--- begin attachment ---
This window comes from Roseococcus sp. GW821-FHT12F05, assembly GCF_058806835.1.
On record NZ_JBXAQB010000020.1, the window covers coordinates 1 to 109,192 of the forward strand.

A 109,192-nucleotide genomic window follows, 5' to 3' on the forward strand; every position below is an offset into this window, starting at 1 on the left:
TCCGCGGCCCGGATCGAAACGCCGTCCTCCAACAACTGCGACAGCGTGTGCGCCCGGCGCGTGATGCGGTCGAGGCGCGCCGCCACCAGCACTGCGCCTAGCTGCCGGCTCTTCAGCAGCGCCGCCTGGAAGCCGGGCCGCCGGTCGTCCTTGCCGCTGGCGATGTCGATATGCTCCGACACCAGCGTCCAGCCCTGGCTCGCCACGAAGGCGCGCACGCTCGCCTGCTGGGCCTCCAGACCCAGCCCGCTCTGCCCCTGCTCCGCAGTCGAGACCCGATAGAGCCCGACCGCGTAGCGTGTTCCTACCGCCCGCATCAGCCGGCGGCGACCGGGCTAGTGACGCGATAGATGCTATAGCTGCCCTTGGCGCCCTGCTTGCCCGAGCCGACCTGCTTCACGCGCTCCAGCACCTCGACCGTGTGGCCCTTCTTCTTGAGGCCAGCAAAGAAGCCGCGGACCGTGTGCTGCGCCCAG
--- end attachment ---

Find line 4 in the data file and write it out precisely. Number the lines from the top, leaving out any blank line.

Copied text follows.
TCCGCGGCCCGGATCGAAACGCCGTCCTCCAACAACTGCGACAGCGTGTGCGCCCGGCGCGTGATGCGGTCGAGGCGCGCCGCCACCAGCACTGCGCCTAGCTGCCGGCTCTTCAGCAGCGCCGCCTGGAAGCCGGGCCGCCGGTCGTCCTTGCCGCTGGCGATGTCGATATGCTCCGACACCAGCGTCCAGCCCTGGCTCGCCACGAAGGCGCGCACGCTCGCCTGCTGGGCCTCCAGACCCAGCCCGCTCTGCCCCTGCTCCGCAGTCGAGACCCGATAGAGCCCGACCGCGTAGCGTGTTCCTACCGCCCGCATCAGCCGGCGGCGACCGGGCTAGTGACGCGATAGATGCTATAGCTGCCCTTGGCGCCCTGCTTGCCCGAGCCGACCTGCTTCACGCGCTCCAGCACCTCGACCGTGTGGCCCTTCTTCTTGAGGCCAGCAAAGAAGCCGCGGACCGTGTGCTGCGCCCAG